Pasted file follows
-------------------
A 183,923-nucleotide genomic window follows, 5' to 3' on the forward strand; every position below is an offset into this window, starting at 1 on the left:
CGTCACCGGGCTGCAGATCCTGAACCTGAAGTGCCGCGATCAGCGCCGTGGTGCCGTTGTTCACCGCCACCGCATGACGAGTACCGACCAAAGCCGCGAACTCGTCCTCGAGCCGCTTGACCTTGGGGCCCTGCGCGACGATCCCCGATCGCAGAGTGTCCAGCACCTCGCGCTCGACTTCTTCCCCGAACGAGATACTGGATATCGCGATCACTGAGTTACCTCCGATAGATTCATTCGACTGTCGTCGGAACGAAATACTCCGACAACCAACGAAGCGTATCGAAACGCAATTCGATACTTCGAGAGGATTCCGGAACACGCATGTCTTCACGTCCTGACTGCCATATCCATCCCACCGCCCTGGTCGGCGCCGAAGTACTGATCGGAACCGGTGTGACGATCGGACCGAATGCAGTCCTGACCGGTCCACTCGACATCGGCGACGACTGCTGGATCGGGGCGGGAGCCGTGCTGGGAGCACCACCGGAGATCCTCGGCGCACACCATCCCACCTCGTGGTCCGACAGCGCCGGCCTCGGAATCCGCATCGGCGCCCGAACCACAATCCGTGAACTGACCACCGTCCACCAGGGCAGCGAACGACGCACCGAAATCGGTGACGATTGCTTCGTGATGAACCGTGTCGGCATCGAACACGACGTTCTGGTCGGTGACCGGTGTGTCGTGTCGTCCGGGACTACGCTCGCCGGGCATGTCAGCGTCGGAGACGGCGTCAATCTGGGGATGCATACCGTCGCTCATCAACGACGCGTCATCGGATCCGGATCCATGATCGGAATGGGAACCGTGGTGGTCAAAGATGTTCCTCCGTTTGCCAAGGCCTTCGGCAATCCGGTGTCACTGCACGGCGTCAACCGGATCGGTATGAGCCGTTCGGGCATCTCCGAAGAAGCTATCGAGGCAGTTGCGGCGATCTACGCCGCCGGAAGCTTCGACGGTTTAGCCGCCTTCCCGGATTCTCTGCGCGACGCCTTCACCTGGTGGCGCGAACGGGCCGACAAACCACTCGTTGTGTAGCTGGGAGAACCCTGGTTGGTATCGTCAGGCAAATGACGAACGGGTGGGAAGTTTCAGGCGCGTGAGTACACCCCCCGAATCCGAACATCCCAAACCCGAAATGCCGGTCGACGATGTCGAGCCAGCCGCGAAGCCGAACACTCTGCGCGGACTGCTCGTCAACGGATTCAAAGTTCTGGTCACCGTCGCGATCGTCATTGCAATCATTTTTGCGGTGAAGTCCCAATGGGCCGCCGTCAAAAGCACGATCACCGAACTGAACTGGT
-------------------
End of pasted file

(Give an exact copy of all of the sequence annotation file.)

A 183,923-nucleotide genomic window follows, 5' to 3' on the forward strand; every position below is an offset into this window, starting at 1 on the left:
CGTCACCGGGCTGCAGATCCTGAACCTGAAGTGCCGCGATCAGCGCCGTGGTGCCGTTGTTCACCGCCACCGCATGACGAGTACCGACCAAAGCCGCGAACTCGTCCTCGAGCCGCTTGACCTTGGGGCCCTGCGCGACGATCCCCGATCGCAGAGTGTCCAGCACCTCGCGCTCGACTTCTTCCCCGAACGAGATACTGGATATCGCGATCACTGAGTTACCTCCGATAGATTCATTCGACTGTCGTCGGAACGAAATACTCCGACAACCAACGAAGCGTATCGAAACGCAATTCGATACTTCGAGAGGATTCCGGAACACGCATGTCTTCACGTCCTGACTGCCATATCCATCCCACCGCCCTGGTCGGCGCCGAAGTACTGATCGGAACCGGTGTGACGATCGGACCGAATGCAGTCCTGACCGGTCCACTCGACATCGGCGACGACTGCTGGATCGGGGCGGGAGCCGTGCTGGGAGCACCACCGGAGATCCTCGGCGCACACCATCCCACCTCGTGGTCCGACAGCGCCGGCCTCGGAATCCGCATCGGCGCCCGAACCACAATCCGTGAACTGACCACCGTCCACCAGGGCAGCGAACGACGCACCGAAATCGGTGACGATTGCTTCGTGATGAACCGTGTCGGCATCGAACACGACGTTCTGGTCGGTGACCGGTGTGTCGTGTCGTCCGGGACTACGCTCGCCGGGCATGTCAGCGTCGGAGACGGCGTCAATCTGGGGATGCATACCGTCGCTCATCAACGACGCGTCATCGGATCCGGATCCATGATCGGAATGGGAACCGTGGTGGTCAAAGATGTTCCTCCGTTTGCCAAGGCCTTCGGCAATCCGGTGTCACTGCACGGCGTCAACCGGATCGGTATGAGCCGTTCGGGCATCTCCGAAGAAGCTATCGAGGCAGTTGCGGCGATCTACGCCGCCGGAAGCTTCGACGGTTTAGCCGCCTTCCCGGATTCTCTGCGCGACGCCTTCACCTGGTGGCGCGAACGGGCCGACAAACCACTCGTTGTGTAGCTGGGAGAACCCTGGTTGGTATCGTCAGGCAAATGACGAACGGGTGGGAAGTTTCAGGCGCGTGAGTACACCCCCCGAATCCGAACATCCCAAACCCGAAATGCCGGTCGACGATGTCGAGCCAGCCGCGAAGCCGAACACTCTGCGCGGACTGCTCGTCAACGGATTCAAAGTTCTGGTCACCGTCGCGATCGTCATTGCAATCATTTTTGCGGTGAAGTCCCAATGGGCCGCCGTCAAAAGCACGATCACCGAACTGAACTGGT